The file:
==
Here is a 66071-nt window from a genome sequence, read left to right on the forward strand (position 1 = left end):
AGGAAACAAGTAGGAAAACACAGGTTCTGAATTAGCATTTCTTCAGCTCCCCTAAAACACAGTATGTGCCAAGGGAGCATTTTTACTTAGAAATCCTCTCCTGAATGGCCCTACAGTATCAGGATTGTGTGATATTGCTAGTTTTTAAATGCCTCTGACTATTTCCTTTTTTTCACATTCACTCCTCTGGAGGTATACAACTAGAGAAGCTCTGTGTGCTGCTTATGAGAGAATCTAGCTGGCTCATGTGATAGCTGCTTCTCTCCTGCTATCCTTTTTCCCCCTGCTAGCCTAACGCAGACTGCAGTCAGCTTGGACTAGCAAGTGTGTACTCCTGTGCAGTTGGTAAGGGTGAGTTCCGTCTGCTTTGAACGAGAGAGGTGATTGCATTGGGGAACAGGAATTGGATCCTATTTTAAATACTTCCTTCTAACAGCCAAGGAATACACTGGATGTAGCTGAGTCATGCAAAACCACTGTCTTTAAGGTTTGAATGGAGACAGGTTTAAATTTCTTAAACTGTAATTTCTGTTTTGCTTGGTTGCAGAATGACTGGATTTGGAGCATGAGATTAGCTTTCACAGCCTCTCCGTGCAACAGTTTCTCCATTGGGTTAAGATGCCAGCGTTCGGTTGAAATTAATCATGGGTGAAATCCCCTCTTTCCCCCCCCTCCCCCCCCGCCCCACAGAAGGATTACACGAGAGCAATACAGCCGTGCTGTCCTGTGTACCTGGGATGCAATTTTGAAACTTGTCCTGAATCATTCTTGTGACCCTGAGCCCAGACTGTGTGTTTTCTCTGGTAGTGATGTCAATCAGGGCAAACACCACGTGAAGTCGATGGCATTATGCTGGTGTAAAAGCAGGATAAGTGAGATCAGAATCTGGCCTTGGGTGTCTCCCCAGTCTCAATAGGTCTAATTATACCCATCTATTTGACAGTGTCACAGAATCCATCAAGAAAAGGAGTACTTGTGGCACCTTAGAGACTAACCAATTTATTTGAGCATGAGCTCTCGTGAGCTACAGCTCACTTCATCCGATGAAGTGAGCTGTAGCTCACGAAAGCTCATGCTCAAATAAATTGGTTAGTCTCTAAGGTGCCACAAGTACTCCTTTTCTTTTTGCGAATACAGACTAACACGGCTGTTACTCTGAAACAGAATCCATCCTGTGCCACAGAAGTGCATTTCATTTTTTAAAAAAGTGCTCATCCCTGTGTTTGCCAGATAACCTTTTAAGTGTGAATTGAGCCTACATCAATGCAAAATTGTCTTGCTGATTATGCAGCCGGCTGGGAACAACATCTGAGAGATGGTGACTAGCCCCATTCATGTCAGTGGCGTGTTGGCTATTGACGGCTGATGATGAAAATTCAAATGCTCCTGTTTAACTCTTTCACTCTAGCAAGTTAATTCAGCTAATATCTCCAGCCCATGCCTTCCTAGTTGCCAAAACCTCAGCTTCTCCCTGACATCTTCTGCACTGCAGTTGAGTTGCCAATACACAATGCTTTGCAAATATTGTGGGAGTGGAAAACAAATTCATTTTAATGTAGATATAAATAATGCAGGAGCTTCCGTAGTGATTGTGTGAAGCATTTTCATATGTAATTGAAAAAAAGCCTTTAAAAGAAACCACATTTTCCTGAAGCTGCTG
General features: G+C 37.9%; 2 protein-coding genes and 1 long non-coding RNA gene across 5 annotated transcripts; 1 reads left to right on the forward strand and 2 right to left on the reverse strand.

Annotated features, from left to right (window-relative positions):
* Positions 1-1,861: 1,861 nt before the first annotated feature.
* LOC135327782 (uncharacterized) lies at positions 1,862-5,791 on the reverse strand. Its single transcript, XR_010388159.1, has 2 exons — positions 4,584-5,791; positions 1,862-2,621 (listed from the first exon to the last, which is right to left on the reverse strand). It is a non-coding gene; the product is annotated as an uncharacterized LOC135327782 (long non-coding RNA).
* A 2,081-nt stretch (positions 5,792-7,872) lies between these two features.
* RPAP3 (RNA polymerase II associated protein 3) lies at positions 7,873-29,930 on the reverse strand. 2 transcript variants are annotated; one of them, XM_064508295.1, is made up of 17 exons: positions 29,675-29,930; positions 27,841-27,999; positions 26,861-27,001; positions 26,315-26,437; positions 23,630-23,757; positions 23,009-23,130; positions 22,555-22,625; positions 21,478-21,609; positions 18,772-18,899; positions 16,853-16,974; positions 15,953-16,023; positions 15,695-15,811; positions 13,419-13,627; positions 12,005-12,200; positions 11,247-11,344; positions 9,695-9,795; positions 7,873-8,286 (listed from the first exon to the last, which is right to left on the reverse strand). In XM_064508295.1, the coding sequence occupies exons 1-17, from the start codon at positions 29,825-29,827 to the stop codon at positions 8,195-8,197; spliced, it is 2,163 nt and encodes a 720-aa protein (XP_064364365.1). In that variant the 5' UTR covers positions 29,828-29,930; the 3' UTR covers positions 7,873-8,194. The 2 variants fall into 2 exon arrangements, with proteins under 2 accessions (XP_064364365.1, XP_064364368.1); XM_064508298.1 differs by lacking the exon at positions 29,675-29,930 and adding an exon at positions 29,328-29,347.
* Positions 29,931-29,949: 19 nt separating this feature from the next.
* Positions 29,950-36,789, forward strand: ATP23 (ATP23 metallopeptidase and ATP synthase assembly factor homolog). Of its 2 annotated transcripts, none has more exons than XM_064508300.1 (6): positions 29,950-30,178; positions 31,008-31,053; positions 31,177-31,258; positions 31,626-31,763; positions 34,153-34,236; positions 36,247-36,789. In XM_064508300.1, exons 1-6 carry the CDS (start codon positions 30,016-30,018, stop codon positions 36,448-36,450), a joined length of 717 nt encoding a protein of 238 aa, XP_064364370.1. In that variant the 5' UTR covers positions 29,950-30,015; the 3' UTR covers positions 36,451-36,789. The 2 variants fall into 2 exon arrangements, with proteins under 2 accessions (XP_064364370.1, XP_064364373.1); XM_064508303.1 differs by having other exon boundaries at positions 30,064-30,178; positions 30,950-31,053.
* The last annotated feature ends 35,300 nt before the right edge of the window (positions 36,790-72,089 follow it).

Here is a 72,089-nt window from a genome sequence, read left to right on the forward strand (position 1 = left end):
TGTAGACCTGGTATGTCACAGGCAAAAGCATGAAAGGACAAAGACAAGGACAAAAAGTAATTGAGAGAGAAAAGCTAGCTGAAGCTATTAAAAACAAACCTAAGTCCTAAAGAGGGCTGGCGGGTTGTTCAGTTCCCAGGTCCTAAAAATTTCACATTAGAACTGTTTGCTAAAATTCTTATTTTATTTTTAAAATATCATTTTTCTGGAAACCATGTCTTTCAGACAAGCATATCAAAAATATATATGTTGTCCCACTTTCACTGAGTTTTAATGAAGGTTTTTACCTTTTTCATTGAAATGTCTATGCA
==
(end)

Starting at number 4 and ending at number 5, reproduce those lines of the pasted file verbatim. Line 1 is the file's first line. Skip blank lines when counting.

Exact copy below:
Annotated features, from left to right (window-relative positions):
* Positions 1-1,861: 1,861 nt before the first annotated feature.